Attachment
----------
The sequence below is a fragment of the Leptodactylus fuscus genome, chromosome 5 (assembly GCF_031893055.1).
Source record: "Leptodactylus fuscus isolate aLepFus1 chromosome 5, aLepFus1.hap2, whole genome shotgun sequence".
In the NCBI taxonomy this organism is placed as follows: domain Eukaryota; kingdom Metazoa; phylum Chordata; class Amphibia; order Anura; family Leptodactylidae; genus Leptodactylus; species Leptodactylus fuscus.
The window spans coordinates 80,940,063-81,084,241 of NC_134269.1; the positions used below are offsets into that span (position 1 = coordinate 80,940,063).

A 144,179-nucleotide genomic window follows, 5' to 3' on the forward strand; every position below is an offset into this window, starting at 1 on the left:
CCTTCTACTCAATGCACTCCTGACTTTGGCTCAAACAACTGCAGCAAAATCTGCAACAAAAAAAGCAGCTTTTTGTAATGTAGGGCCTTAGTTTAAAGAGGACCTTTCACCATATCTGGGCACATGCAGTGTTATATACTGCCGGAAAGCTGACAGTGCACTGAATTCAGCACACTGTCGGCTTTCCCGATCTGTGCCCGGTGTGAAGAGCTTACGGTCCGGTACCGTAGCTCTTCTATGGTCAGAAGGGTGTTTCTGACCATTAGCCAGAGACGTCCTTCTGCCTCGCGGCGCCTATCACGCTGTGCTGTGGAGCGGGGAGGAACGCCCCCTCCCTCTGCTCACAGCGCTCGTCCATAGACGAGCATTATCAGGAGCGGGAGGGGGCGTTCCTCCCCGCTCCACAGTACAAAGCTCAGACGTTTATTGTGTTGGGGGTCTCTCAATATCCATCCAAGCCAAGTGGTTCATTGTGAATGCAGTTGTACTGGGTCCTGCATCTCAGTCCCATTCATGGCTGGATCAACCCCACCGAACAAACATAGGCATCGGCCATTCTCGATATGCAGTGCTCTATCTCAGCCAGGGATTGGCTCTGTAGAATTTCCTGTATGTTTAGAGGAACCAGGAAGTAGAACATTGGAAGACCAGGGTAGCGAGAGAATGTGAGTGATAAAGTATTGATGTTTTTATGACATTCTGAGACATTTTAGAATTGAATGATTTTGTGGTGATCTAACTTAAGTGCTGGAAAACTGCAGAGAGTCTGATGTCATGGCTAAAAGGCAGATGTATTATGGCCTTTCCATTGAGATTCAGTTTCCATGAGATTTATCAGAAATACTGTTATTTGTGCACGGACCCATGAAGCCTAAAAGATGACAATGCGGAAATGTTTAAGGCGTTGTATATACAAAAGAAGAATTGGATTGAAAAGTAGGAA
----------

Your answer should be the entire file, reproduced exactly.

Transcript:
The sequence below is a fragment of the Leptodactylus fuscus genome, chromosome 5 (assembly GCF_031893055.1).
Source record: "Leptodactylus fuscus isolate aLepFus1 chromosome 5, aLepFus1.hap2, whole genome shotgun sequence".
In the NCBI taxonomy this organism is placed as follows: domain Eukaryota; kingdom Metazoa; phylum Chordata; class Amphibia; order Anura; family Leptodactylidae; genus Leptodactylus; species Leptodactylus fuscus.
The window spans coordinates 80,940,063-81,084,241 of NC_134269.1; the positions used below are offsets into that span (position 1 = coordinate 80,940,063).

A 144,179-nucleotide genomic window follows, 5' to 3' on the forward strand; every position below is an offset into this window, starting at 1 on the left:
CCTTCTACTCAATGCACTCCTGACTTTGGCTCAAACAACTGCAGCAAAATCTGCAACAAAAAAAGCAGCTTTTTGTAATGTAGGGCCTTAGTTTAAAGAGGACCTTTCACCATATCTGGGCACATGCAGTGTTATATACTGCCGGAAAGCTGACAGTGCACTGAATTCAGCACACTGTCGGCTTTCCCGATCTGTGCCCGGTGTGAAGAGCTTACGGTCCGGTACCGTAGCTCTTCTATGGTCAGAAGGGTGTTTCTGACCATTAGCCAGAGACGTCCTTCTGCCTCGCGGCGCCTATCACGCTGTGCTGTGGAGCGGGGAGGAACGCCCCCTCCCTCTGCTCACAGCGCTCGTCCATAGACGAGCATTATCAGGAGCGGGAGGGGGCGTTCCTCCCCGCTCCACAGTACAAAGCTCAGACGTTTATTGTGTTGGGGGTCTCTCAATATCCATCCAAGCCAAGTGGTTCATTGTGAATGCAGTTGTACTGGGTCCTGCATCTCAGTCCCATTCATGGCTGGATCAACCCCACCGAACAAACATAGGCATCGGCCATTCTCGATATGCAGTGCTCTATCTCAGCCAGGGATTGGCTCTGTAGAATTTCCTGTATGTTTAGAGGAACCAGGAAGTAGAACATTGGAAGACCAGGGTAGCGAGAGAATGTGAGTGATAAAGTATTGATGTTTTTATGACATTCTGAGACATTTTAGAATTGAATGATTTTGTGGTGATCTAACTTAAGTGCTGGAAAACTGCAGAGAGTCTGATGTCATGGCTAAAAGGCAGATGTATTATGGCCTTTCCATTGAGATTCAGTTTCCATGAGATTTATCAGAAATACTGTTATTTGTGCACGGACCCATGAAGCCTAAAAGATGACAATGCGGAAATGTTTAAGGCGTTGTATATACAAAAGAAGAATTGGATTGAAAAGTAGGAA